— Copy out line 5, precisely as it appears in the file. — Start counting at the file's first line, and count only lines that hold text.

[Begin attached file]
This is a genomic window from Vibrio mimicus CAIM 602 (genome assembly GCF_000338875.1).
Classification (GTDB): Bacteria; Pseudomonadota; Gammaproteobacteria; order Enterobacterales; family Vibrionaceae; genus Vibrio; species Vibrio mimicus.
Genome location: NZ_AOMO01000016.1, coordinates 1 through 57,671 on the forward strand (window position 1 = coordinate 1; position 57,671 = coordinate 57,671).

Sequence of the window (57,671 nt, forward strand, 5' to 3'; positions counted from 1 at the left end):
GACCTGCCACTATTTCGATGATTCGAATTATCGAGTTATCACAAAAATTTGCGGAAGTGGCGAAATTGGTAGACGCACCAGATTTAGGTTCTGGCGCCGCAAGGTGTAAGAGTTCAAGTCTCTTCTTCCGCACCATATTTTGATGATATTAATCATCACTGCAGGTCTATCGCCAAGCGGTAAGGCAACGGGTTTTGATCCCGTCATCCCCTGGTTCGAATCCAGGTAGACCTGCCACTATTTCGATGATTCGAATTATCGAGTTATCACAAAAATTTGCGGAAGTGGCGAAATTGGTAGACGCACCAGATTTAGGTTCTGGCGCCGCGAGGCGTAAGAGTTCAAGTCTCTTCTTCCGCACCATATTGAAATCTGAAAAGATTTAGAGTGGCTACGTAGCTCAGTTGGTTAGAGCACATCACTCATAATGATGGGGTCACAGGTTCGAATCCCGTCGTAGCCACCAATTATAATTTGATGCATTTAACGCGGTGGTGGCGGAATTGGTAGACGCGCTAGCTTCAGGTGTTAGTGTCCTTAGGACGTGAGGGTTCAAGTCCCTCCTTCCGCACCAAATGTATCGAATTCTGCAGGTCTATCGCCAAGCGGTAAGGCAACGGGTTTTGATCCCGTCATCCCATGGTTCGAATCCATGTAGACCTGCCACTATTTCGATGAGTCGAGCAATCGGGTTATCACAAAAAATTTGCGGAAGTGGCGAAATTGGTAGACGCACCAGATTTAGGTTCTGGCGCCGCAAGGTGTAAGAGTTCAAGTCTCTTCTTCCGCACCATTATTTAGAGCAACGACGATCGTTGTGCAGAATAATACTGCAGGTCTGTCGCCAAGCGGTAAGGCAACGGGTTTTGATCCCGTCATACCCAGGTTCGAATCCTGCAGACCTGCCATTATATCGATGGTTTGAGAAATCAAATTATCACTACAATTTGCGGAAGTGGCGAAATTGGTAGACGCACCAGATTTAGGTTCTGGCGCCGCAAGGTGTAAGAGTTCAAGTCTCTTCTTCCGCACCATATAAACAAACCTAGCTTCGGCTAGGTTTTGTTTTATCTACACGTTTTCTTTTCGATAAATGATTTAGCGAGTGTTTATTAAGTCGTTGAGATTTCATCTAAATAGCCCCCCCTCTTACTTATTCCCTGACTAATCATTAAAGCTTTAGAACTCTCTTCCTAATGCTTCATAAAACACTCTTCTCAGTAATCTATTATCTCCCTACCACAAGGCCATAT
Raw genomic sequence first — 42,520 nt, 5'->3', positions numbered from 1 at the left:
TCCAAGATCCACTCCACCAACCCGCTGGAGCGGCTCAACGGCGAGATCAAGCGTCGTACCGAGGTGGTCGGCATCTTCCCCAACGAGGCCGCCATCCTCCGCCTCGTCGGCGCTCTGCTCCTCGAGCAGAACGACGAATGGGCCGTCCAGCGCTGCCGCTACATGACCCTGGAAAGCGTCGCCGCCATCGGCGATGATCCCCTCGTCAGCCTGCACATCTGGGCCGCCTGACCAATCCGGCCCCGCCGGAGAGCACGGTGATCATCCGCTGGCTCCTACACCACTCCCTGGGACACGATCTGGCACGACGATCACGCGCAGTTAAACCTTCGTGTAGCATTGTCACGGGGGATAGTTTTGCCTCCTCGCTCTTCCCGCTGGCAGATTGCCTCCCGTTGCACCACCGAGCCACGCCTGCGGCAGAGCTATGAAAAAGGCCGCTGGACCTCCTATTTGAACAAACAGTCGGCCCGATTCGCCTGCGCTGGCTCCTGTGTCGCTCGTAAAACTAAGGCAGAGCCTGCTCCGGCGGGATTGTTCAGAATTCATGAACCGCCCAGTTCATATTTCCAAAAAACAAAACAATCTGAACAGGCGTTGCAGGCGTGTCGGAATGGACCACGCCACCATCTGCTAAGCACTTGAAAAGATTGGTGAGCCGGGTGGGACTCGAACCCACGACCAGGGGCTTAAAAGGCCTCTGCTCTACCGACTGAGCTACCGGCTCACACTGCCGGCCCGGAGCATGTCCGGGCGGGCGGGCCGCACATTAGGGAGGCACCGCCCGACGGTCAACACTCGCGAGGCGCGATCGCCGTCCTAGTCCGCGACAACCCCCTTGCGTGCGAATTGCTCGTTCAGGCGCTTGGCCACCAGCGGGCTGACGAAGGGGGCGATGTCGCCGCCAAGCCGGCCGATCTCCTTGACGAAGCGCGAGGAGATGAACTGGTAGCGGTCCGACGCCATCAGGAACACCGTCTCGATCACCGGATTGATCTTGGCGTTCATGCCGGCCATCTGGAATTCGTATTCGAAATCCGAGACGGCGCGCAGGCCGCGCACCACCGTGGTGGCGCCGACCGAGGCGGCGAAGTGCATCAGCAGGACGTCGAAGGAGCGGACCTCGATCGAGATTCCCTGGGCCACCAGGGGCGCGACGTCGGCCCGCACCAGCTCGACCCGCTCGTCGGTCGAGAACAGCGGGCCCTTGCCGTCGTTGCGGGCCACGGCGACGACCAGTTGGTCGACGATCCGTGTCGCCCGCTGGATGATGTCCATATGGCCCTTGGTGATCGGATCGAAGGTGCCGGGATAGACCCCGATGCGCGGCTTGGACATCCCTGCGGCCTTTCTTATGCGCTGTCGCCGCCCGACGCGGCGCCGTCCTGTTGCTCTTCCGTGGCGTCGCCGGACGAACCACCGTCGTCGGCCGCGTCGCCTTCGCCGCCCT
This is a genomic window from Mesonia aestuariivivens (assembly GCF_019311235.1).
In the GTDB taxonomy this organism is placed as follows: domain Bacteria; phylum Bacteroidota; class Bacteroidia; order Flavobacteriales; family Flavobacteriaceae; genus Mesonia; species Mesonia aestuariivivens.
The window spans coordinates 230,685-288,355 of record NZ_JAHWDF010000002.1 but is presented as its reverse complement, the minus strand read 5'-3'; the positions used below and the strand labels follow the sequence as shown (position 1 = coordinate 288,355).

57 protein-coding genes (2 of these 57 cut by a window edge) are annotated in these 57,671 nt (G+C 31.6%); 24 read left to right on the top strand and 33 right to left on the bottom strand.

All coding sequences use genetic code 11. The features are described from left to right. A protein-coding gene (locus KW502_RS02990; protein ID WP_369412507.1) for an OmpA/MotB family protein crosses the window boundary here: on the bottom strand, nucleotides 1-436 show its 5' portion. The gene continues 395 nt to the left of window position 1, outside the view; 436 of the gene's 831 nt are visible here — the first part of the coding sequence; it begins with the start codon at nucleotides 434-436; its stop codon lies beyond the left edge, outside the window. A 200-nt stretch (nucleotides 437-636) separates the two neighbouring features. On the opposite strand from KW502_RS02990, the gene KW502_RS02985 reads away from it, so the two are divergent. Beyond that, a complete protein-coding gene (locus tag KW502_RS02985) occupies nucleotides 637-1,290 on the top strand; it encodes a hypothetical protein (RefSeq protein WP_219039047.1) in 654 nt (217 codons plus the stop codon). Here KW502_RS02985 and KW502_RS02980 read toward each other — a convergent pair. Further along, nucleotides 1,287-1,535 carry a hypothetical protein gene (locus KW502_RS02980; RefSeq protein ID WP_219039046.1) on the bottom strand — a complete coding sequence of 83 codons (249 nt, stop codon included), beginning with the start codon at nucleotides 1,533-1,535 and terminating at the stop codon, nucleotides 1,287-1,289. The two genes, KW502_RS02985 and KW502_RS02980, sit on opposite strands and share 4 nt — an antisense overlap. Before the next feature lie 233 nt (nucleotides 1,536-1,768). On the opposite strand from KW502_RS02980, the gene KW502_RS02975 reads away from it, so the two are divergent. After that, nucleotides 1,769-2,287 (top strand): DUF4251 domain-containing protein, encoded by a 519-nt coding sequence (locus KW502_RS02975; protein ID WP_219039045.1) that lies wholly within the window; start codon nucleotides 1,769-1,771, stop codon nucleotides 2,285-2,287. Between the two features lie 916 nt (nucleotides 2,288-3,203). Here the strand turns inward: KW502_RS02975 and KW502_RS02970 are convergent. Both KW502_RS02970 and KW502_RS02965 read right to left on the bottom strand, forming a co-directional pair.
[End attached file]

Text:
GACCTGCCACTATTTCGATGATTCGAATTATCGAGTTATCACAAAAATTTGCGGAAGTGGCGAAATTGGTAGACGCACCAGATTTAGGTTCTGGCGCCGCAAGGTGTAAGAGTTCAAGTCTCTTCTTCCGCACCATATTTTGATGATATTAATCATCACTGCAGGTCTATCGCCAAGCGGTAAGGCAACGGGTTTTGATCCCGTCATCCCCTGGTTCGAATCCAGGTAGACCTGCCACTATTTCGATGATTCGAATTATCGAGTTATCACAAAAATTTGCGGAAGTGGCGAAATTGGTAGACGCACCAGATTTAGGTTCTGGCGCCGCGAGGCGTAAGAGTTCAAGTCTCTTCTTCCGCACCATATTGAAATCTGAAAAGATTTAGAGTGGCTACGTAGCTCAGTTGGTTAGAGCACATCACTCATAATGATGGGGTCACAGGTTCGAATCCCGTCGTAGCCACCAATTATAATTTGATGCATTTAACGCGGTGGTGGCGGAATTGGTAGACGCGCTAGCTTCAGGTGTTAGTGTCCTTAGGACGTGAGGGTTCAAGTCCCTCCTTCCGCACCAAATGTATCGAATTCTGCAGGTCTATCGCCAAGCGGTAAGGCAACGGGTTTTGATCCCGTCATCCCATGGTTCGAATCCATGTAGACCTGCCACTATTTCGATGAGTCGAGCAATCGGGTTATCACAAAAAATTTGCGGAAGTGGCGAAATTGGTAGACGCACCAGATTTAGGTTCTGGCGCCGCAAGGTGTAAGAGTTCAAGTCTCTTCTTCCGCACCATTATTTAGAGCAACGACGATCGTTGTGCAGAATAATACTGCAGGTCTGTCGCCAAGCGGTAAGGCAACGGGTTTTGATCCCGTCATACCCAGGTTCGAATCCTGCAGACCTGCCATTATATCGATGGTTTGAGAAATCAAATTATCACTACAATTTGCGGAAGTGGCGAAATTGGTAGACGCACCAGATTTAGGTTCTGGCGCCGCAAGGTGTAAGAGTTCAAGTCTCTTCTTCCGCACCATATAAACAAACCTAGCTTCGGCTAGGTTTTGTTTTATCTACACGTTTTCTTTTCGATAAATGATTTAGCGAGTGTTTATTAAGTCGTTGAGATTTCATCTAAATAGCCCCCCCTCTTACTTATTCCCTGACTAATCATTAAAGCTTTAGAACTCTCTTCCTAATGCTTCATAAAACACTCTTCTCAGTAATCTATTATCTCCCTACCACAAGGCCATAT